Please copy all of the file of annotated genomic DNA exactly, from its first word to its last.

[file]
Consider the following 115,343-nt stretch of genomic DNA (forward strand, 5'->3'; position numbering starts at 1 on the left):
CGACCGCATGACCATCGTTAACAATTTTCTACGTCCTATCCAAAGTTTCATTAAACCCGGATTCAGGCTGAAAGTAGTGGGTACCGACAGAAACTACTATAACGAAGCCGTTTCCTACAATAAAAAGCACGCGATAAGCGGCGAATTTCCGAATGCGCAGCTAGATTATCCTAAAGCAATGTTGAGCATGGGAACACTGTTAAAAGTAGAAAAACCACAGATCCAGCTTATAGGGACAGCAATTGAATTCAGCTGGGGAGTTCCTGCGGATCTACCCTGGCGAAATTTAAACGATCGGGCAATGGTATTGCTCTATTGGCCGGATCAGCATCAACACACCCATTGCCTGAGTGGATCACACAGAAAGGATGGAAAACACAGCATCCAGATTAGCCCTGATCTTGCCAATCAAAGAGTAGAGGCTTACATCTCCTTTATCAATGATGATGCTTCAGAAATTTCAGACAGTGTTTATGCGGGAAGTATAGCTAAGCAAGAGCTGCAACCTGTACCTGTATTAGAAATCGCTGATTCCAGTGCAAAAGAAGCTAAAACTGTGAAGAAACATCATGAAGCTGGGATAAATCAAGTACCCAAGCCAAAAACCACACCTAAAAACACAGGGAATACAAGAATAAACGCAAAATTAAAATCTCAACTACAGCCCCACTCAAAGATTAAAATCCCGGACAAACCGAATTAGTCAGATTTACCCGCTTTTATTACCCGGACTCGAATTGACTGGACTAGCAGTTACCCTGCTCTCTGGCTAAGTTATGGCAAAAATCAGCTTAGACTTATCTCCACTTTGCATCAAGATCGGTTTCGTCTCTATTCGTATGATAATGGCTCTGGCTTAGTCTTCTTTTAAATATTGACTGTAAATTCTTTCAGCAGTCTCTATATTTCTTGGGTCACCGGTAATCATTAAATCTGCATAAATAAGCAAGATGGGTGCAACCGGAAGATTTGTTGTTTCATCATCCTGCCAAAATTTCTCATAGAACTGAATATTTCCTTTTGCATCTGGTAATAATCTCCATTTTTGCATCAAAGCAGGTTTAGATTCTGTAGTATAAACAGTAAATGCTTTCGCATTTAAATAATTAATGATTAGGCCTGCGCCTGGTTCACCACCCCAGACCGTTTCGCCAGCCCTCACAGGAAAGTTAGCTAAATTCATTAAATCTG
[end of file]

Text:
Consider the following 115,343-nt stretch of genomic DNA (forward strand, 5'->3'; position numbering starts at 1 on the left):
CGACCGCATGACCATCGTTAACAATTTTCTACGTCCTATCCAAAGTTTCATTAAACCCGGATTCAGGCTGAAAGTAGTGGGTACCGACAGAAACTACTATAACGAAGCCGTTTCCTACAATAAAAAGCACGCGATAAGCGGCGAATTTCCGAATGCGCAGCTAGATTATCCTAAAGCAATGTTGAGCATGGGAACACTGTTAAAAGTAGAAAAACCACAGATCCAGCTTATAGGGACAGCAATTGAATTCAGCTGGGGAGTTCCTGCGGATCTACCCTGGCGAAATTTAAACGATCGGGCAATGGTATTGCTCTATTGGCCGGATCAGCATCAACACACCCATTGCCTGAGTGGATCACACAGAAAGGATGGAAAACACAGCATCCAGATTAGCCCTGATCTTGCCAATCAAAGAGTAGAGGCTTACATCTCCTTTATCAATGATGATGCTTCAGAAATTTCAGACAGTGTTTATGCGGGAAGTATAGCTAAGCAAGAGCTGCAACCTGTACCTGTATTAGAAATCGCTGATTCCAGTGCAAAAGAAGCTAAAACTGTGAAGAAACATCATGAAGCTGGGATAAATCAAGTACCCAAGCCAAAAACCACACCTAAAAACACAGGGAATACAAGAATAAACGCAAAATTAAAATCTCAACTACAGCCCCACTCAAAGATTAAAATCCCGGACAAACCGAATTAGTCAGATTTACCCGCTTTTATTACCCGGACTCGAATTGACTGGACTAGCAGTTACCCTGCTCTCTGGCTAAGTTATGGCAAAAATCAGCTTAGACTTATCTCCACTTTGCATCAAGATCGGTTTCGTCTCTATTCGTATGATAATGGCTCTGGCTTAGTCTTCTTTTAAATATTGACTGTAAATTCTTTCAGCAGTCTCTATATTTCTTGGGTCACCGGTAATCATTAAATCTGCATAAATAAGCAAGATGGGTGCAACCGGAAGATTTGTTGTTTCATCATCCTGCCAAAATTTCTCATAGAACTGAATATTTCCTTTTGCATCTGGTAATAATCTCCATTTTTGCATCAAAGCAGGTTTAGATTCTGTAGTATAAACAGTAAATGCTTTCGCATTTAAATAATTAATGATTAGGCCTGCGCCTGGTTCACCACCCCAGACCGTTTCGCCAGCCCTCACAGGAAAGTTAGCTAAATTCATTAAATCTG